Looking back on the Leon campaign there were a lot of action button sequences that I felt were a little uncharacteristic for a Resident Evil game, but most of these took place during long boss battles. I’ve been hesitant on divulging information about Resident Evil 6’s story line. I feel many die hard fans will be disappointed with the interweaving of so many characters into one game. Usually a Resident Evil game has you controlling the same duo of characters for most the game, giving plenty of time to establish a well thought out story and connection between characters. However cool the idea of having our heroes together in one game seems, it isn’t well executed.
What I love most about UnEpic is the variety of gameplay styles I can try. I can spend an entire playthrough focused on wielding magic, another on shooting at enemies from afar with a bow, a third only using scrolls, or I could just laying waste to everything after purchasing some over-powered UN gear. There are still many secrets for me to discover and different endings to conquer. Maybe once I've solved every mystery my fingers will become unglued to the controller, but as for now I continue to shed light on the desolate halls of Harnakon.
It is most grievous for me to label my first 3DS review with such a low score, but it is imperative that players understand: I don’t even think most fans of the series will like this game, and if fans won’t like it, newcomers will definitely not.
Instead of naming this current installment Doom 4, id Software decided to rebrand. The all caps'ed DOOM makes sense to me; this game is very much so the original rebuilt with modern technology. We were once given a glimpse of Hell on Mars through a view of 8-bit, now the pain and all its glory shines at 60fps. Changes have been made: the story has been spiced up, Glory kills now fly in your face, the double-jump now creates a ton more platforming, and upgrades of all kinds are everywhere! These changes put DOOM at odds with any current first person shooter out there.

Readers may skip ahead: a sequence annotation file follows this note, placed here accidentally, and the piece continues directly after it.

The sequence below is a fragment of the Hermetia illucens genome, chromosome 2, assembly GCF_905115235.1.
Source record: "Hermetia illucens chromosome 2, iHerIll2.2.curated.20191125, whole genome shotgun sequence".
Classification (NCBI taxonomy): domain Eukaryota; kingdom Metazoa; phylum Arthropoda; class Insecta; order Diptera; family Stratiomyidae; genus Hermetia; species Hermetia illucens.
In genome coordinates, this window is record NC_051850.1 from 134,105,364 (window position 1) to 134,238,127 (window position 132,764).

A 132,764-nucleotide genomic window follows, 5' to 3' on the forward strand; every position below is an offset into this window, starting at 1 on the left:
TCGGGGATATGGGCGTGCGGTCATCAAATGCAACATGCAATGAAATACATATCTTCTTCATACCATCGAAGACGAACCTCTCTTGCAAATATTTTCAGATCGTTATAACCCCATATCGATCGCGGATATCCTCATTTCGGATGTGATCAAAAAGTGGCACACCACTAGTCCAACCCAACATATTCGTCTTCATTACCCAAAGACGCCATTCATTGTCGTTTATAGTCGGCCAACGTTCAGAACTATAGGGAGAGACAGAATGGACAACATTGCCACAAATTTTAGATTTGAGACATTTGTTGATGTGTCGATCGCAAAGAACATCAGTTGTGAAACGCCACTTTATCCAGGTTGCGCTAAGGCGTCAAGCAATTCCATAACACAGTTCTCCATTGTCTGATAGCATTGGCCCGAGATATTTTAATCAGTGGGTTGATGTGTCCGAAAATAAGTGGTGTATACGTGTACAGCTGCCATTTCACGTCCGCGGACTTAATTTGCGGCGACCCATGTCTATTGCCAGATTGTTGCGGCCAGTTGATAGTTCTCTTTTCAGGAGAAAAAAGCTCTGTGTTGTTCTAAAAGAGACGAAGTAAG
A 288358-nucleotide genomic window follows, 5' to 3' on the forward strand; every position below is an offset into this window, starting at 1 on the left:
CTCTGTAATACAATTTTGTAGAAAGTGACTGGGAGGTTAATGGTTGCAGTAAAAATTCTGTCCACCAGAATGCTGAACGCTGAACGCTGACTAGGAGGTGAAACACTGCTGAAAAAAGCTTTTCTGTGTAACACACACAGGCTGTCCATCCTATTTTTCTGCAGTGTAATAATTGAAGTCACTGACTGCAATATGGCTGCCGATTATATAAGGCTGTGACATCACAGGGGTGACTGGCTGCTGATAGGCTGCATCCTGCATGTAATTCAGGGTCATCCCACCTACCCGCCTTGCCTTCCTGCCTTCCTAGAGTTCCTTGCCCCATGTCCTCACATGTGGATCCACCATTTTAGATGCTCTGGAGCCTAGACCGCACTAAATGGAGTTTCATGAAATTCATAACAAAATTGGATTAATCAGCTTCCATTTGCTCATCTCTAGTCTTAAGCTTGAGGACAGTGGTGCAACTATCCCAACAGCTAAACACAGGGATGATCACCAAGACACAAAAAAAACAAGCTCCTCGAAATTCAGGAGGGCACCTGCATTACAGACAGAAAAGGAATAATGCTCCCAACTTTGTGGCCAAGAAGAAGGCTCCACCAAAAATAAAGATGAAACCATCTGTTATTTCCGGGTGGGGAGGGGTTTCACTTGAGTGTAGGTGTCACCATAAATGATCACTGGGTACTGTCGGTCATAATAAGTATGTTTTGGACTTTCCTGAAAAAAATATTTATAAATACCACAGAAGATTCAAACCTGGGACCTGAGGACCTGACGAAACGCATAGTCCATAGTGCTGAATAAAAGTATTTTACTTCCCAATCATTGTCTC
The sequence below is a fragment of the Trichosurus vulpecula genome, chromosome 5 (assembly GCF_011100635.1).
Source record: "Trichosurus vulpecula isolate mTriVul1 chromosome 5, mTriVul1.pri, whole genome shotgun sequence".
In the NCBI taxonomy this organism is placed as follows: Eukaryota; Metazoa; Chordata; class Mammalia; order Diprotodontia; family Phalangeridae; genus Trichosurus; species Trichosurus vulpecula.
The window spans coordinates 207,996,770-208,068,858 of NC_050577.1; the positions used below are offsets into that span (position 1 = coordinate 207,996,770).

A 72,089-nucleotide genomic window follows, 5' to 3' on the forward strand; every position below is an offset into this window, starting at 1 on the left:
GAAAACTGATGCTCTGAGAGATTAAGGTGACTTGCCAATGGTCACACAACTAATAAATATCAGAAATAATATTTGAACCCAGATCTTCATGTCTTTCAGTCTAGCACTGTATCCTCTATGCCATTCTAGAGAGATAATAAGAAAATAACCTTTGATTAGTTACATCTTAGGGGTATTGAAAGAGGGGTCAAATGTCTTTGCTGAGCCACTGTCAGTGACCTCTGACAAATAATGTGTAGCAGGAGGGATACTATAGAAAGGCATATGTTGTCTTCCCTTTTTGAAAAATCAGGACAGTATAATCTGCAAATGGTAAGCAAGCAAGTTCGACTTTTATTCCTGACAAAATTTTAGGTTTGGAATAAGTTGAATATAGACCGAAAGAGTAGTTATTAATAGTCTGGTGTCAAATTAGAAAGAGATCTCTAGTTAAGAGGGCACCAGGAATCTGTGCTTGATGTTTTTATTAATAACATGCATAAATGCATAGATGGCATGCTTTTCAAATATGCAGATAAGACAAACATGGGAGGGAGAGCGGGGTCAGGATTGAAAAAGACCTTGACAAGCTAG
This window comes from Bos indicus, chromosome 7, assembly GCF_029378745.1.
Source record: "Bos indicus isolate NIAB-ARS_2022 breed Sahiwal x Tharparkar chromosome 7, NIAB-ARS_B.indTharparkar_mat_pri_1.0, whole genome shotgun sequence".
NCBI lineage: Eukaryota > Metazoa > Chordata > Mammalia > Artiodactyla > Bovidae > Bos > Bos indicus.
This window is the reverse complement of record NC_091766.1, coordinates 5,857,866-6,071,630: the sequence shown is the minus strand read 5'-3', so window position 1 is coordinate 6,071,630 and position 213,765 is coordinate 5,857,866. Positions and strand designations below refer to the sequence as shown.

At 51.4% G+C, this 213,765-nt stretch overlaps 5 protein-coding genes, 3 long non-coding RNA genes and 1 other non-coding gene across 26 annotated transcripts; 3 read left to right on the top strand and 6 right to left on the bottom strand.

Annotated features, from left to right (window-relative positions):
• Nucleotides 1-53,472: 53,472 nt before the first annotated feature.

Overwatch released with swords honed, ready to slash the multiplayer opposition. Future releases offer continued enjoyment and possibly the growth I desire, while current models are filled stunning movement and gameplay mechanics. For the first time the lack of currently released story elements excites me; it adds a tantalizing mystery to the plot. I've already spent more time speculating on the Overwatch universe than any other game. This could be a side effect of playing too much Dark Souls 3, but unlike Dark Souls 3, who doesn't provide concise answers to questions of lore, Overwatch will periodically release new videos to fill in gaps in story. Overwatch breaths and bleeds battle contention to the point we know this game was made for and by FPS fans. For this and everything above, I will stand a hero by Overwatch's side till it disappears into video game history.
Strategy players can revel in the light that is Total War: Warhammer. Aggressive turn based conquest gameplay mixed with oceans of real-time clashes between foes taken from the depths of Warhammer will capture the eyes of many gamers who may have turned blind to it's table-top counterpart, and at the same time allows old fans to play a slightly different version of the game with people from all over the globe both competitively and cooperatively.
INSIDE is an odyssey I recommend everyone, gamer or not, to undertake. When it’s all said and done, the game did feel a bit short, but every second is worth it. I haven’t felt so strongly towards an indie game story since Brothers: A Tale of Two Sons, and that’s saying a lot. After experiencing a monotonous world of where specs of dust in pale moonlight beauty in comparison to flakes of flesh wafting in the sunlight, the credits made me sit in the sun, reflect on myself and the progress of our world. It’s hard to discover any true answers in our world, much like the mysteries still left unsolved in INSIDE’s world of scientific genocide, but it’s easy to understand the massive effort it took Playdead to splice together this masterpiece.